Explore Your Future sessions for summer 2019 run July 6­-11 and July 13-18. On the final day of each session, parents/guardians attend a workshop that helps them prepare their student for life after high school.

Students who attend Explore Your Future receive an application fee waiver to apply to RIT and will receive a $1,000 scholarship if they enroll at RIT/NTID.

Students can apply online at www.rit.edu/ntid/eyf/. For more information, call 585-475-6700 (voice), 585-743-1366 (videophone), 585-448-9651 (text), 1-866-644-6843 (toll free in the U.S. and Canada), or email EYFinfo@rit.edu.

RIT/NTID graduates advised to “Find the joy in being you”

LaDasha Williams on commencement stage

Rochester Institute of Technology’s National Technical Institute for the Deaf wrapped up celebration of its 50th anniversary year with a commencement ceremony Saturday, May 11, in RIT’s Gene Polisseni Center.

A total of 350 students graduated, including 308 undergraduates and 42 graduate students. Among the undergraduates were 114 with associate degrees and 194 with bachelor’s degrees, including 33 from NTID’s ASL-English Interpretation program. The college’s master’s degree program in Health Care Interpretation graduated 12 students, and seven graduated from the master’s program in secondary education along with 23 students who graduated from master’s degree programs in the other colleges of RIT.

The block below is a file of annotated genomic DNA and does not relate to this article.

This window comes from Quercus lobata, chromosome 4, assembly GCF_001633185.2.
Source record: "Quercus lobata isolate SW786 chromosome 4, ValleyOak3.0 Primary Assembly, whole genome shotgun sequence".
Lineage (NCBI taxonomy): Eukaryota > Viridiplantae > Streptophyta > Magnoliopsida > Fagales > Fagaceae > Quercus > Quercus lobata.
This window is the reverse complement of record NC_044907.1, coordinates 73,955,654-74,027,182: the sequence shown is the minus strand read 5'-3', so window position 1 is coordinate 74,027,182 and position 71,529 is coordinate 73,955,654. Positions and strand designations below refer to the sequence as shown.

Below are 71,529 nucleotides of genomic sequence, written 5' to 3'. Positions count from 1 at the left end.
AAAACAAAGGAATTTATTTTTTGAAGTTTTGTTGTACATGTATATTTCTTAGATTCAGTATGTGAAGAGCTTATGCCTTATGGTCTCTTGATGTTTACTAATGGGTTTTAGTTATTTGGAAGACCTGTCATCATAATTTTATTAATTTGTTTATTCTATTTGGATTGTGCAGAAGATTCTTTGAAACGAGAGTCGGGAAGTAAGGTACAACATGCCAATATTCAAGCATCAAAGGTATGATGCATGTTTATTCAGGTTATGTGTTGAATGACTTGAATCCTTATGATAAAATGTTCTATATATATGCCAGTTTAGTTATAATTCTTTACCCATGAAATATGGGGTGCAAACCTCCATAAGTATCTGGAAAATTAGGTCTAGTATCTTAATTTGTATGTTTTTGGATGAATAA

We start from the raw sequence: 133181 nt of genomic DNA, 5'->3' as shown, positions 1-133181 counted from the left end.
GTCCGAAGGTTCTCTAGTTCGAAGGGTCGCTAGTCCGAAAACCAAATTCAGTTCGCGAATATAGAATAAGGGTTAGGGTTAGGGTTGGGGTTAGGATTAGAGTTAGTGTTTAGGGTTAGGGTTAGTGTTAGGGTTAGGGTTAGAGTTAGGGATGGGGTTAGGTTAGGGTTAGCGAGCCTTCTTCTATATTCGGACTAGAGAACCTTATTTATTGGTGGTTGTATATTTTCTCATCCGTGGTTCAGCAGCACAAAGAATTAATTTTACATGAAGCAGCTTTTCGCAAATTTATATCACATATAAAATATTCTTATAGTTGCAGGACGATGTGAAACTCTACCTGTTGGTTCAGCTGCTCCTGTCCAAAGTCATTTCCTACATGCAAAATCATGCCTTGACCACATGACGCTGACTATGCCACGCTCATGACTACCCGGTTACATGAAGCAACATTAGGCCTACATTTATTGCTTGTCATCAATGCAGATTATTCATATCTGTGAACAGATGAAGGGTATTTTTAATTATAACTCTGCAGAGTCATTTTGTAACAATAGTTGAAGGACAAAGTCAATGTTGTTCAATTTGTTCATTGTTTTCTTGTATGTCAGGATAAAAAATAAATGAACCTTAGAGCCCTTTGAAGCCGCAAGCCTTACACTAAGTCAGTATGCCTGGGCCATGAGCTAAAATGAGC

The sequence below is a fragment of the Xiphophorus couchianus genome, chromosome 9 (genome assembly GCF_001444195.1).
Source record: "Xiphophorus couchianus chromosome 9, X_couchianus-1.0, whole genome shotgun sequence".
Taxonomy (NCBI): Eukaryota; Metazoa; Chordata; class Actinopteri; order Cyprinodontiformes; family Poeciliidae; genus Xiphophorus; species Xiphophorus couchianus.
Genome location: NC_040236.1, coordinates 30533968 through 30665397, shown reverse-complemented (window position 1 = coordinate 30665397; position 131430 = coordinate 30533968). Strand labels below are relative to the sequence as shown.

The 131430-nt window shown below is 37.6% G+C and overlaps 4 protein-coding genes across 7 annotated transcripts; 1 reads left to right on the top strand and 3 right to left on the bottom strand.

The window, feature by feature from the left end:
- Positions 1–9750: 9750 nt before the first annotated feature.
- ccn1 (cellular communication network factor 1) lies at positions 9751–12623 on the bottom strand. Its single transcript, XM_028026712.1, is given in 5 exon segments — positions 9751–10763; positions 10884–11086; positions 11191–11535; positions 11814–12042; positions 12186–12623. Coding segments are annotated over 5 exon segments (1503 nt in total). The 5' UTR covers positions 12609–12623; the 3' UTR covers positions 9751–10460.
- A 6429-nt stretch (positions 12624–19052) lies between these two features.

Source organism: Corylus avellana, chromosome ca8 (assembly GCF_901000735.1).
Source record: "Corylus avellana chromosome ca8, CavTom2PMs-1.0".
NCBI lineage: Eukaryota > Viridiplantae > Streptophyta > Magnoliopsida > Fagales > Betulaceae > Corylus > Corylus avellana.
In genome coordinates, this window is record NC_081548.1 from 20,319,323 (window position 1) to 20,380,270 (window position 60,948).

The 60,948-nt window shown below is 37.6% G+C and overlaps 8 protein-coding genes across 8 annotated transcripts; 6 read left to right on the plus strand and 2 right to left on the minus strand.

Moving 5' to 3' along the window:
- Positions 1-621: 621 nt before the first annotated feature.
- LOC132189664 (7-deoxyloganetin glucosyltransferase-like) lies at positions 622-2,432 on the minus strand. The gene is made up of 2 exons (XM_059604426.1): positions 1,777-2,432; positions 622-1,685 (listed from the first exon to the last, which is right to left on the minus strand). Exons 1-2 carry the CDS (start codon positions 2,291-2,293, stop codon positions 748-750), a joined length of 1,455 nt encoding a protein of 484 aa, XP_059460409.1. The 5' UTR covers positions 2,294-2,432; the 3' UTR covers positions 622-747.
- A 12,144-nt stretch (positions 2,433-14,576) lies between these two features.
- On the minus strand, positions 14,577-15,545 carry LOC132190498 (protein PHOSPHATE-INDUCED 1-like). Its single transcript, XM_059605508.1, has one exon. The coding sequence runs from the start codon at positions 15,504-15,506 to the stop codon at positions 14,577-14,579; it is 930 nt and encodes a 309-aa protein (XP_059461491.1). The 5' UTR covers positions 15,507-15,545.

Israelle Johnson, a laboratory science technology major from Baltimore, Ohio, the college’s undergraduate delegate shared her experience with her fellow graduates.  

“Through my education, I found this quote by Theodore Isaac Rubin, ‘Happiness does not come from doing easy work but from the afterglow of satisfaction that comes after the achievement of a difficult task that demanded our best.’ I started with the laboratory science technology program just to try science and see what would happen. Well, it stuck. I learned so much; normal science things and the complexity of science in the world. It has taught me many different perspectives. It taught me friendship, dedication, team work, independence, how to ask questions and find confidence in who I am.